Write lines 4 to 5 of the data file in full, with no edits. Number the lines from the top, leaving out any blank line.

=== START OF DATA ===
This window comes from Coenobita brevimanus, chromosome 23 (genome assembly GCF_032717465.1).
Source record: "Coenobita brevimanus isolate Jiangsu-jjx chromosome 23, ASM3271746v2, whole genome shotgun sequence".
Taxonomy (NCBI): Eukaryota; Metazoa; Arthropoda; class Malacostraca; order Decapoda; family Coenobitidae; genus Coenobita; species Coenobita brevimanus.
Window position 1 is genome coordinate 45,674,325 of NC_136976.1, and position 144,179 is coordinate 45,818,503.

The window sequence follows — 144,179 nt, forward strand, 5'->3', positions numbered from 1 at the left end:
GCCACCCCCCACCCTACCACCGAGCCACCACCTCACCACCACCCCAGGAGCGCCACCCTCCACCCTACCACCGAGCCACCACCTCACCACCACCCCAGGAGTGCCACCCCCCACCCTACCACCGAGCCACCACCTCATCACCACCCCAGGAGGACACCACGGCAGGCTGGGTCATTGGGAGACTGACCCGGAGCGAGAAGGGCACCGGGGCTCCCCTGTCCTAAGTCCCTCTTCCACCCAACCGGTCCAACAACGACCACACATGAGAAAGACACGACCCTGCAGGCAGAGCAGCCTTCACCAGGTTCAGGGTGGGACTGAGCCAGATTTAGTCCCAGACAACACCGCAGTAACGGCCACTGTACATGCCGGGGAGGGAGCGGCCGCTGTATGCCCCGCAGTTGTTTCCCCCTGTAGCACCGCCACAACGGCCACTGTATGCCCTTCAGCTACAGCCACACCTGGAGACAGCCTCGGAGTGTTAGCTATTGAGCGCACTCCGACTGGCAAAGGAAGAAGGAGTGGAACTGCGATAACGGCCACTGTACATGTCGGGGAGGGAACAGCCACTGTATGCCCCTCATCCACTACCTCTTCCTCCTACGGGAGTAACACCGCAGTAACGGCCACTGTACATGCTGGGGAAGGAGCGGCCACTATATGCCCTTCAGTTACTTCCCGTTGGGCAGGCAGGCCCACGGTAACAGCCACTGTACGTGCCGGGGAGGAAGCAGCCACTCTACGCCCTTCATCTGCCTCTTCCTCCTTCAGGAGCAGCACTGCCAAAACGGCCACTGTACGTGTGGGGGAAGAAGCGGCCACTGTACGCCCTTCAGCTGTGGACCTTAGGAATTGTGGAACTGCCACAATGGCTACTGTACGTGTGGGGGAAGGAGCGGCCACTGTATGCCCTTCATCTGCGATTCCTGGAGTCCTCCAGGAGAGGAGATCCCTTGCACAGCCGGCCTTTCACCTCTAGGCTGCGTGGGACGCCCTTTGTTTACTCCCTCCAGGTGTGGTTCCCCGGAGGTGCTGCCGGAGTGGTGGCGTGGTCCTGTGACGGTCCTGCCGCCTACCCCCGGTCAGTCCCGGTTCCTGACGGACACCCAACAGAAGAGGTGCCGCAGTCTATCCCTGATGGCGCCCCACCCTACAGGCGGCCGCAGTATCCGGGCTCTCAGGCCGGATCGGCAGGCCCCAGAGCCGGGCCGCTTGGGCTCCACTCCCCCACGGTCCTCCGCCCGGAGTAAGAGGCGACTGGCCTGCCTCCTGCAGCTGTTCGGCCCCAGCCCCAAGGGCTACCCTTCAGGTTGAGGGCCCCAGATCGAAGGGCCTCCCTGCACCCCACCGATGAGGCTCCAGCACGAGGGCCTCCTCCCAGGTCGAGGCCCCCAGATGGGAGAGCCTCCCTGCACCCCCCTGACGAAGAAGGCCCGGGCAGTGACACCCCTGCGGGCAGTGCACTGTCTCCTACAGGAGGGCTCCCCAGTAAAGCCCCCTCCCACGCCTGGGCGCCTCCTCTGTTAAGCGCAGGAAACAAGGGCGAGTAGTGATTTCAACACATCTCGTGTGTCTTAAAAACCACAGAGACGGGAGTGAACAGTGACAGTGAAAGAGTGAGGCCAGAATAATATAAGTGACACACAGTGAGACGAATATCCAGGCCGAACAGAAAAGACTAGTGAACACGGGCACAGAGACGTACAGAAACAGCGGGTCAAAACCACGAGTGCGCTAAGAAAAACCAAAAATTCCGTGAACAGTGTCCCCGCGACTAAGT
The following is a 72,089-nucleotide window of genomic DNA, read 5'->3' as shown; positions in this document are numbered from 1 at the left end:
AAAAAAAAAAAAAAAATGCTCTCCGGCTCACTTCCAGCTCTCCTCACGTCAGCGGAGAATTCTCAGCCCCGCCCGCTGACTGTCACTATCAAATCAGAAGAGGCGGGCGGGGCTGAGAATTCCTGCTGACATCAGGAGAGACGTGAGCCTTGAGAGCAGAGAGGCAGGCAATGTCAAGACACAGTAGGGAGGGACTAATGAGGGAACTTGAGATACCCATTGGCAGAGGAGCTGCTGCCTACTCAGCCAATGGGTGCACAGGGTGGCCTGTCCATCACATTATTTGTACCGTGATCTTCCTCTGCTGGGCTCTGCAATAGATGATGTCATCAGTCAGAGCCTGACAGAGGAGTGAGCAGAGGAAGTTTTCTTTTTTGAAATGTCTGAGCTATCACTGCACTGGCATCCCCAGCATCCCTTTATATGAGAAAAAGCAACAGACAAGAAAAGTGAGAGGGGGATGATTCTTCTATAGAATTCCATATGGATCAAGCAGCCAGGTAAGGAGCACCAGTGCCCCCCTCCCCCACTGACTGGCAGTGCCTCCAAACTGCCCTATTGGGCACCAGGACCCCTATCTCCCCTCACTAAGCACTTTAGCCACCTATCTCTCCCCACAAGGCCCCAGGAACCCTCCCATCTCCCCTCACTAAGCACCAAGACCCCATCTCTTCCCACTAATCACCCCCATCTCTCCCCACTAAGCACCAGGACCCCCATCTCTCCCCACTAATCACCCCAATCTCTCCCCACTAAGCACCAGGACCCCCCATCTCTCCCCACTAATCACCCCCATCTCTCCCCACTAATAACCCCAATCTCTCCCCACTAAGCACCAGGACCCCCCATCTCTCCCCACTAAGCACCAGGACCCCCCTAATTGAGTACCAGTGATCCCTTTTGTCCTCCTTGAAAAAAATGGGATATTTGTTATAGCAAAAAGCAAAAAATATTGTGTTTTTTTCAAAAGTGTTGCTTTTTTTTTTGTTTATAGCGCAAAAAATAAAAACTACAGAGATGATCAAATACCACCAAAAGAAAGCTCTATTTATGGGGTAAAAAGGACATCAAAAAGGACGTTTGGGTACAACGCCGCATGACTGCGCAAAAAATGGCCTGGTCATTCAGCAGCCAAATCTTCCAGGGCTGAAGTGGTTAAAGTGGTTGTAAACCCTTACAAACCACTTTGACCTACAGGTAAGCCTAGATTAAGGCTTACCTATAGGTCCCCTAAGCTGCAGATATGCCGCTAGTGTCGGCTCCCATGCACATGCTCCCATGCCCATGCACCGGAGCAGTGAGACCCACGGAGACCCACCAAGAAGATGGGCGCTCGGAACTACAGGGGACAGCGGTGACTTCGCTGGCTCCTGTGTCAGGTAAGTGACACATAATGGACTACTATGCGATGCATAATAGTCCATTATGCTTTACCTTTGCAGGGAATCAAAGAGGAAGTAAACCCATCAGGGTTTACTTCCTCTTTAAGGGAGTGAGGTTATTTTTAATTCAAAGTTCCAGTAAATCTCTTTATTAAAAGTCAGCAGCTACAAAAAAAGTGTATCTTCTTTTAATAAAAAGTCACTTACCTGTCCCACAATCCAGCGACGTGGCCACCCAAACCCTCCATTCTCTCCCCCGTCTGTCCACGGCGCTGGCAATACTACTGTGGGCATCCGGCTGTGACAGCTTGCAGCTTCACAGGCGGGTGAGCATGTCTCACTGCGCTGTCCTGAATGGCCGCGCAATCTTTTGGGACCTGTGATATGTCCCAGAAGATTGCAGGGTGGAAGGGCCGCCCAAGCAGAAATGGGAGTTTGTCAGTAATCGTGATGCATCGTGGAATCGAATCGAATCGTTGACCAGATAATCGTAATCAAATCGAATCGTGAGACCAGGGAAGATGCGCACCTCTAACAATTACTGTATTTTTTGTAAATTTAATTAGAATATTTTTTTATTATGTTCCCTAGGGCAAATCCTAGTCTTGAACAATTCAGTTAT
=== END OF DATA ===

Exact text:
Window position 1 is genome coordinate 45,674,325 of NC_136976.1, and position 144,179 is coordinate 45,818,503.

The window sequence follows — 144,179 nt, forward strand, 5'->3', positions numbered from 1 at the left end: